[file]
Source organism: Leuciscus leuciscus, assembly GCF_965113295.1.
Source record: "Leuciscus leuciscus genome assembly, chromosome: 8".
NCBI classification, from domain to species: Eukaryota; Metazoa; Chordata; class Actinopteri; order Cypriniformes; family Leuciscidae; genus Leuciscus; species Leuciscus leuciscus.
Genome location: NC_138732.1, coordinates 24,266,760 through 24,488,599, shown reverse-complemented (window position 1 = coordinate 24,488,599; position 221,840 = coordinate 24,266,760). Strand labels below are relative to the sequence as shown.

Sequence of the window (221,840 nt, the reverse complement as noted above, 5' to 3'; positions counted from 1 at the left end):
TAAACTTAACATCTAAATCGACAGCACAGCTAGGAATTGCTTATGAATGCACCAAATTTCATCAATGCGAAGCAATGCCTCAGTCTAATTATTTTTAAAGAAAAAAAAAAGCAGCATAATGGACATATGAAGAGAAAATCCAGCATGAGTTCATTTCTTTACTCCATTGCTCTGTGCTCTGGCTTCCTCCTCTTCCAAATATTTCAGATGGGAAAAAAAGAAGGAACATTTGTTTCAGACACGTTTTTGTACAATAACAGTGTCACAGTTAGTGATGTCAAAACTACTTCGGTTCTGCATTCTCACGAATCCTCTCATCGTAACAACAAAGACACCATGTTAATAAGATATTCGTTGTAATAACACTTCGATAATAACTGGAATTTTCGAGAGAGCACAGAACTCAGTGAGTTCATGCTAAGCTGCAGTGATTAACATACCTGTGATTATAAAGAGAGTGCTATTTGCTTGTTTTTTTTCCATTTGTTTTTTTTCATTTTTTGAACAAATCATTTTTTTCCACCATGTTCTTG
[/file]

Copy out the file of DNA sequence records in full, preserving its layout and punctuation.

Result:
Source organism: Leuciscus leuciscus, assembly GCF_965113295.1.
Source record: "Leuciscus leuciscus genome assembly, chromosome: 8".
NCBI classification, from domain to species: Eukaryota; Metazoa; Chordata; class Actinopteri; order Cypriniformes; family Leuciscidae; genus Leuciscus; species Leuciscus leuciscus.
Genome location: NC_138732.1, coordinates 24,266,760 through 24,488,599, shown reverse-complemented (window position 1 = coordinate 24,488,599; position 221,840 = coordinate 24,266,760). Strand labels below are relative to the sequence as shown.

Sequence of the window (221,840 nt, the reverse complement as noted above, 5' to 3'; positions counted from 1 at the left end):
TAAACTTAACATCTAAATCGACAGCACAGCTAGGAATTGCTTATGAATGCACCAAATTTCATCAATGCGAAGCAATGCCTCAGTCTAATTATTTTTAAAGAAAAAAAAAAGCAGCATAATGGACATATGAAGAGAAAATCCAGCATGAGTTCATTTCTTTACTCCATTGCTCTGTGCTCTGGCTTCCTCCTCTTCCAAATATTTCAGATGGGAAAAAAAGAAGGAACATTTGTTTCAGACACGTTTTTGTACAATAACAGTGTCACAGTTAGTGATGTCAAAACTACTTCGGTTCTGCATTCTCACGAATCCTCTCATCGTAACAACAAAGACACCATGTTAATAAGATATTCGTTGTAATAACACTTCGATAATAACTGGAATTTTCGAGAGAGCACAGAACTCAGTGAGTTCATGCTAAGCTGCAGTGATTAACATACCTGTGATTATAAAGAGAGTGCTATTTGCTTGTTTTTTTTCCATTTGTTTTTTTTCATTTTTTGAACAAATCATTTTTTTCCACCATGTTCTTG